Terpenoids are very light compound responsible for the smell of many plants. For example citrus fruit has high concentrations of Limonene while pine trees contain lots of pinene. Terpenes and their effects are much more well studied than phytocannibinoids as they are easily observed in plants other than cannabis. Cannabis however displays a wide range of different terpenes in different strains. Some of the more common include; Myrcene, Pinene, Geraniol, Humulene, Linalool, and limonene. Myrcene is the most commonly known terpene in the cannabis plant. It is said to be responsible for the tranquilizing effect known in Indica dominant strains. It imparts anti-inflamitory and analgesic (pain reliving) qualities and has a very earthy smell and flavor. Myrcene occurs most commonly in mangoes. Alpha Pinene, and Beta Penine are the most commonly occurring terpene on earth. Outside cannabis it can be found in pine trees, orange peels, and herbs like basil and rosemary. Pinene has been shown to be a bronchodilator useful in combating respiratory conditions such as asthma or allergies as it helps open the bronchiole pathways in the lungs and nasal cavities. Geraniol is most often associated with floral and fruit smells. Rose oil, Geraniums, Palmarosa, and citronella all contain high concentrations of Geraniol. This terpene boasts antioxidant, antimicrobial, and anti-inflammatory properties and can be used as a pesticide and a bug repellant. Humulene, most prevalent in hops (humulus lupulus) and give beer its bitter, earthy and spicy notes. Studies show that it plays a role in regulating our appetites as well as having antibacterial qualities that may be useful in fighting growth in tumors. Linalool is very common in cannabis and I very pungent. It I known to fight anxiety and depression and induces sedative and relaxing sensations. Beyond that it has also been shown to reduce the cognitive impairment and memory loss associated with Alzheimer’s Disease. Limonene is a very appealing scent most common in fresh citrus fruit. It is a common additive to food, candles, and detergents. It has been shown that limonene plays a roll in regulating our mood and can be uplifting. https://www.ncbi.nlm.nih.gov/pmc/articles/PMC4735708/pdf/fpsyg-07-00074.pdf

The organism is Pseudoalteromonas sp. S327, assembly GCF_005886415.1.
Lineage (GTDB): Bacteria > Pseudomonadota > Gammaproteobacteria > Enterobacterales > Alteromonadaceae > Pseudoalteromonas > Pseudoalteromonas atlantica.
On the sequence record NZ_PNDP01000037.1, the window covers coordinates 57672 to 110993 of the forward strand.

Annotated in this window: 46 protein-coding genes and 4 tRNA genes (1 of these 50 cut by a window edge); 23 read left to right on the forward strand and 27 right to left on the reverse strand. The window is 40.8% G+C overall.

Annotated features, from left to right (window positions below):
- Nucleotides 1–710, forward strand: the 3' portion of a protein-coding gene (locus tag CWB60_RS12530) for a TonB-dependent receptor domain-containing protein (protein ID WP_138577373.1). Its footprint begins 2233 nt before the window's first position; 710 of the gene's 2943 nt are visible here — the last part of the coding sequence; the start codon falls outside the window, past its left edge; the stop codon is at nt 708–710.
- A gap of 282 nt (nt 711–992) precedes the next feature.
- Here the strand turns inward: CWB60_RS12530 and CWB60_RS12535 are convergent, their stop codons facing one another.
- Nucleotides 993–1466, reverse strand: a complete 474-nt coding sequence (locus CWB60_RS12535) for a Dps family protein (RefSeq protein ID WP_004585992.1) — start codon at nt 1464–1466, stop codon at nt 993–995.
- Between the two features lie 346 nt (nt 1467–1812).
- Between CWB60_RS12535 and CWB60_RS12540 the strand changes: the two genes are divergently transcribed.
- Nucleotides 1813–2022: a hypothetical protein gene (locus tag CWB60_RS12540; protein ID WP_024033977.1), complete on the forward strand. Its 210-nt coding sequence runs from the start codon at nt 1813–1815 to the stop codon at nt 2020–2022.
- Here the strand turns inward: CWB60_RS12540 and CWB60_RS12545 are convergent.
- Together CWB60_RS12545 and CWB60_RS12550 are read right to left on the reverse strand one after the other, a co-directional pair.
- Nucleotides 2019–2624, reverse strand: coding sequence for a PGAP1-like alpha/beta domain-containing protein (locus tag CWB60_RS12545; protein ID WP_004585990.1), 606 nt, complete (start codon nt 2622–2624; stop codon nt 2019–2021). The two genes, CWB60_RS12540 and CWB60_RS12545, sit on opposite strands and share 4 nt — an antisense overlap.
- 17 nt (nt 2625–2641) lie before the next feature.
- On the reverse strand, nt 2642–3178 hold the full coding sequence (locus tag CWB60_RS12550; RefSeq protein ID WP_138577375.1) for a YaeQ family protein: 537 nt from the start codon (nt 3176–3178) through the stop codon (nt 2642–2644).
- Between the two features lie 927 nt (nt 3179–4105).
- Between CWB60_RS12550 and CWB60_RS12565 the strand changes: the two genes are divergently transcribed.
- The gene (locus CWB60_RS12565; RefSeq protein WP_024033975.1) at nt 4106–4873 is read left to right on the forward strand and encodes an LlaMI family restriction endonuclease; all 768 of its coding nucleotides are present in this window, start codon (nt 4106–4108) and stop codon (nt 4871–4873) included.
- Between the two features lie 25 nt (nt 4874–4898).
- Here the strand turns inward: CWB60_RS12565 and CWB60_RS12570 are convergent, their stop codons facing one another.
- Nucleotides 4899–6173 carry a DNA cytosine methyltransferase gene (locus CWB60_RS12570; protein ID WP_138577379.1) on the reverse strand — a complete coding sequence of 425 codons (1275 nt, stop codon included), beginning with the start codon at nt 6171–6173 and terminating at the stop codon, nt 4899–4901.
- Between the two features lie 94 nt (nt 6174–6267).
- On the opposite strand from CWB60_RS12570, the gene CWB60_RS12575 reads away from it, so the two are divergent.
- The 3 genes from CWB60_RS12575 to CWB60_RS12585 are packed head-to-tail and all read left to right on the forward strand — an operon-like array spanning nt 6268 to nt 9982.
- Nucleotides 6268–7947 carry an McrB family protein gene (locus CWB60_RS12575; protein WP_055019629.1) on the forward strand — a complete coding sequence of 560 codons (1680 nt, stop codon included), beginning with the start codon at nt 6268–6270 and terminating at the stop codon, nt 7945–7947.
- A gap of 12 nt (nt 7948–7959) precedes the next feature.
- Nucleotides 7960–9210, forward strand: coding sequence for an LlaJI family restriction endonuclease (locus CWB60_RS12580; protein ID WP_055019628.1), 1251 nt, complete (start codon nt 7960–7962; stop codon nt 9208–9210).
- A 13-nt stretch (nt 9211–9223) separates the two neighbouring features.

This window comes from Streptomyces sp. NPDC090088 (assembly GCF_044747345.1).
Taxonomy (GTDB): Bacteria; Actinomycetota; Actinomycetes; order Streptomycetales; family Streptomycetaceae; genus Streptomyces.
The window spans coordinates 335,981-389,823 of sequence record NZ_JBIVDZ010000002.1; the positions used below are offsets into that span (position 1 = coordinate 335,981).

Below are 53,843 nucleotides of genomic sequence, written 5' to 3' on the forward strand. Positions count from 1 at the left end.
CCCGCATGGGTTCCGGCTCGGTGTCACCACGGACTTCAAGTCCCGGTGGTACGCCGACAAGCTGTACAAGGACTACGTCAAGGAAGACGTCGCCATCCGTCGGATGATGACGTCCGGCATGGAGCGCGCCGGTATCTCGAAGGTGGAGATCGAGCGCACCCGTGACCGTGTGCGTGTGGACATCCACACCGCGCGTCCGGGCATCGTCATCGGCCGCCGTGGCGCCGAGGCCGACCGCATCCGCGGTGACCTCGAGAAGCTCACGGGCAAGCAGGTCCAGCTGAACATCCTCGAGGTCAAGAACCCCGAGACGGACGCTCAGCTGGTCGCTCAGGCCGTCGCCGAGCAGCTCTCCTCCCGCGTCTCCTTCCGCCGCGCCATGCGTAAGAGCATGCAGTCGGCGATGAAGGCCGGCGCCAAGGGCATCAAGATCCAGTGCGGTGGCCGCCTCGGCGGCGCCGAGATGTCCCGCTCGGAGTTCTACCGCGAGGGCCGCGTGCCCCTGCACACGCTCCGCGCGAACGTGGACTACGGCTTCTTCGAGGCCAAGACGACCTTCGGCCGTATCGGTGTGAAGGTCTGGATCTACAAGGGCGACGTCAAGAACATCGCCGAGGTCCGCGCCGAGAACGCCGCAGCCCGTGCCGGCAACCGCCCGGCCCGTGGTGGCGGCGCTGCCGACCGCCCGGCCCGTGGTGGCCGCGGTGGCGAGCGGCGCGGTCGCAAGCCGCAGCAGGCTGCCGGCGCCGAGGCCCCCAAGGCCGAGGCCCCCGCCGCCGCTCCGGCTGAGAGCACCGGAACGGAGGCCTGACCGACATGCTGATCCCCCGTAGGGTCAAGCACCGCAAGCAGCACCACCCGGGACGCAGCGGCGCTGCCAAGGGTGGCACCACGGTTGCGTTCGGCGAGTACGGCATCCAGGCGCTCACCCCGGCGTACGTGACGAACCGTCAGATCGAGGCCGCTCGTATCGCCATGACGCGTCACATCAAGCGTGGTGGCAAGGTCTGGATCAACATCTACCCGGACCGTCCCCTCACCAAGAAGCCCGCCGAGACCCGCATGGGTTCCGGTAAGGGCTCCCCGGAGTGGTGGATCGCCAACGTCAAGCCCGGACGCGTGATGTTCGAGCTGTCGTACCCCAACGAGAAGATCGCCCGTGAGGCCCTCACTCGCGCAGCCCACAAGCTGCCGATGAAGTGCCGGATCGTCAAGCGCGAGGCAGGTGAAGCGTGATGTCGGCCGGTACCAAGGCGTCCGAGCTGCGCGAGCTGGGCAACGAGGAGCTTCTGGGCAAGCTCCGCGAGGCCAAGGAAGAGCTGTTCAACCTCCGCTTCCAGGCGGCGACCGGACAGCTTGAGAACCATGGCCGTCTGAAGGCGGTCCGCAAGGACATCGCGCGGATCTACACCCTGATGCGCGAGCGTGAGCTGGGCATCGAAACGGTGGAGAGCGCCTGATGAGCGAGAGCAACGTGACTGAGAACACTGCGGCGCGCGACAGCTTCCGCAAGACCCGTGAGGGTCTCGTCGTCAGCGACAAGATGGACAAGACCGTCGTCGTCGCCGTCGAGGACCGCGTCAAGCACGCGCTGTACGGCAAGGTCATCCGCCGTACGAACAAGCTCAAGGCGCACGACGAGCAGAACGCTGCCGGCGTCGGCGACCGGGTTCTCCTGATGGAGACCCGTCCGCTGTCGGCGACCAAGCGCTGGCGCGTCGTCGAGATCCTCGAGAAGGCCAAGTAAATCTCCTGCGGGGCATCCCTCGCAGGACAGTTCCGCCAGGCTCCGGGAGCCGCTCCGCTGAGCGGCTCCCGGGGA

Flavonoids are a class of compounds found in many plants that are known to regulate cellular activity and fight free radicals in the body. Like Terpenes, Flavonoids are not exclusive to cannabis, they also occur naturally in flowers, fruits, and vegetables. However there are specific flavonoids that are only found in cannabis. These are known as cannaflavens. In nature one of the primary functions of flavonoids is pigmentation in plants. Specifically flowers for the purpose of attracting pollinators. It is this quality that gives cannabis its wide variability in color. Purple coloration in cannabis for instance is attributed to anthocyanidins and anthocyanins.
We often attribute terpenes with creating the distinguishing qualities of cannabis varieties, however flavonoids too play a large part in both odor and flavor.